Austin: That is intense. That’s a lot of stuff you’ve done for one thing, but 50 to 60 gigs a year, is that what you said? Speeches a year while you’re working? That’s a lot. Were you traveling to each one of those too? Like a different city every week kind of situation?
Andrew: Yeah, a lot through the Midwest, but also across the country because associations would hire me. I’m trying to think of the Egg Association hired me, which is one of my favorite ones to have gone to because George Will and I spoke at it and there were protesters out in front, which I never would have thought of In Washington, DC you’d have protesters protesting the Egg Association, Chicken and Egg association, but there they were, so that was a whole other experience. So yeah, it was a lot. So, traveling quite a bit, writing a lot of research at that time, daily, weekly, monthly, quarterly, yearly research, and had a small team so it was just a great learning experience and the thing that’s so great about what I do Austin, is that when I go to meet or agree to do a speech, I really ask for 30 minutes of the CEO’s time. And so, by doing that, I get to learn from him and ask him a lot of questions about his business, about his industry and through that, it helps me understand not only where they are, but where it fits into the broader economy. And you just don’t get to get those opportunities right from the horse’s mouth.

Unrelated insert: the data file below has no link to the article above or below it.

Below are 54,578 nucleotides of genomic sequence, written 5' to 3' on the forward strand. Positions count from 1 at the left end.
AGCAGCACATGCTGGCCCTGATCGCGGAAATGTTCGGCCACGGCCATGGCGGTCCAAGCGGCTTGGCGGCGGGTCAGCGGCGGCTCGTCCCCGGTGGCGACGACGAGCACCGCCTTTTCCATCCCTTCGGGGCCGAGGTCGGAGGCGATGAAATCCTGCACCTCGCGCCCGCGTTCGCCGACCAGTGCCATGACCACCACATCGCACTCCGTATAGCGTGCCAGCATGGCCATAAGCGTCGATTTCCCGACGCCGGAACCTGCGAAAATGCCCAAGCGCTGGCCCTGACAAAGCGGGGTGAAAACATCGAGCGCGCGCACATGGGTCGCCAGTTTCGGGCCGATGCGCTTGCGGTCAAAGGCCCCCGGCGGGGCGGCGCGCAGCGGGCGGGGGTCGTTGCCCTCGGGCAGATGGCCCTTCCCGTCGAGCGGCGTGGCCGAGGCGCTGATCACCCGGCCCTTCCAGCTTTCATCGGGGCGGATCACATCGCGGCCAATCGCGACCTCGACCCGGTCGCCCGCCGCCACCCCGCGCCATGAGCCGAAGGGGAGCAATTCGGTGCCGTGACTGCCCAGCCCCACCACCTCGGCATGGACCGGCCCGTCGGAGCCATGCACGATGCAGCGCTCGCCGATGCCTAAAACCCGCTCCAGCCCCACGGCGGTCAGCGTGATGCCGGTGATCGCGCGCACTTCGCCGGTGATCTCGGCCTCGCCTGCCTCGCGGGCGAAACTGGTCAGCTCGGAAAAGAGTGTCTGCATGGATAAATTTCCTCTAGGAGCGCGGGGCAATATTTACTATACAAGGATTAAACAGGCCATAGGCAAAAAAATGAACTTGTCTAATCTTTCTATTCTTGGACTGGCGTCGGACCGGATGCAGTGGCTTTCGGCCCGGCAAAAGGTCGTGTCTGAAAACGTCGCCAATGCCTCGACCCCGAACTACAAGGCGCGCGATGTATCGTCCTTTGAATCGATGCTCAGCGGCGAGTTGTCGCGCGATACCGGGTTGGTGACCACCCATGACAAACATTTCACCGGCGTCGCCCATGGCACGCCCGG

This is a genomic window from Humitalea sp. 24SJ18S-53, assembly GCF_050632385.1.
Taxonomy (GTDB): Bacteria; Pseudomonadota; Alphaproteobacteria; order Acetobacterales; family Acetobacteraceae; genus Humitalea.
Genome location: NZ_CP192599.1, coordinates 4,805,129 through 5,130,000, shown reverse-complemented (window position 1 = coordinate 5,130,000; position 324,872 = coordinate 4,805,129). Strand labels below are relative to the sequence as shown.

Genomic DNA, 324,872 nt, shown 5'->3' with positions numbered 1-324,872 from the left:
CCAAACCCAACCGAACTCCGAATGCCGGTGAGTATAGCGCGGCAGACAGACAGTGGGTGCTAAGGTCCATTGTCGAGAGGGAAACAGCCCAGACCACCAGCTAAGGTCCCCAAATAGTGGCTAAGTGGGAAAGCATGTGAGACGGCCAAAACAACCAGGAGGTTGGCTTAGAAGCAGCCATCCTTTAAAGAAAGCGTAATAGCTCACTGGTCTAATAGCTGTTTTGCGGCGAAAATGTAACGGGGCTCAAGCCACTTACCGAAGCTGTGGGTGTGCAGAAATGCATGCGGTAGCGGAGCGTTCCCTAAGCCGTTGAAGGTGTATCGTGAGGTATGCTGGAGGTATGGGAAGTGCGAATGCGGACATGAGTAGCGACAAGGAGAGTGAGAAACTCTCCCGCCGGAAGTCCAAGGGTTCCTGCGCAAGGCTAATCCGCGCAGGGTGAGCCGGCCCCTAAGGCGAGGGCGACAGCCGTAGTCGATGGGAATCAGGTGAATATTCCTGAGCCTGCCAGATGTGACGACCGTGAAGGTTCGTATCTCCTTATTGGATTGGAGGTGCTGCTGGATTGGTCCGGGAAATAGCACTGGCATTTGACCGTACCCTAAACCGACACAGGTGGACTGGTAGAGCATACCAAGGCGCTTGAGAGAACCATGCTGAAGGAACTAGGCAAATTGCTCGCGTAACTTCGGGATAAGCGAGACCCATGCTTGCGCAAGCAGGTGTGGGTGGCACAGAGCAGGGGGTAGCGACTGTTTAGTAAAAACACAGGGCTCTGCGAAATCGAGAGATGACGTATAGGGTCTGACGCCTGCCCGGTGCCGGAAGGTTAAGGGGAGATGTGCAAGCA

Like they’ll tell you what their challenges are, where they see the world going. It just helps you put together this wonderful jigsaw puzzle, that’s our economy and politics and the election and how they look at it. So, from my standpoint, as someone just corny, but always learning, it’s really fun. That’s probably one of the best parts of what I do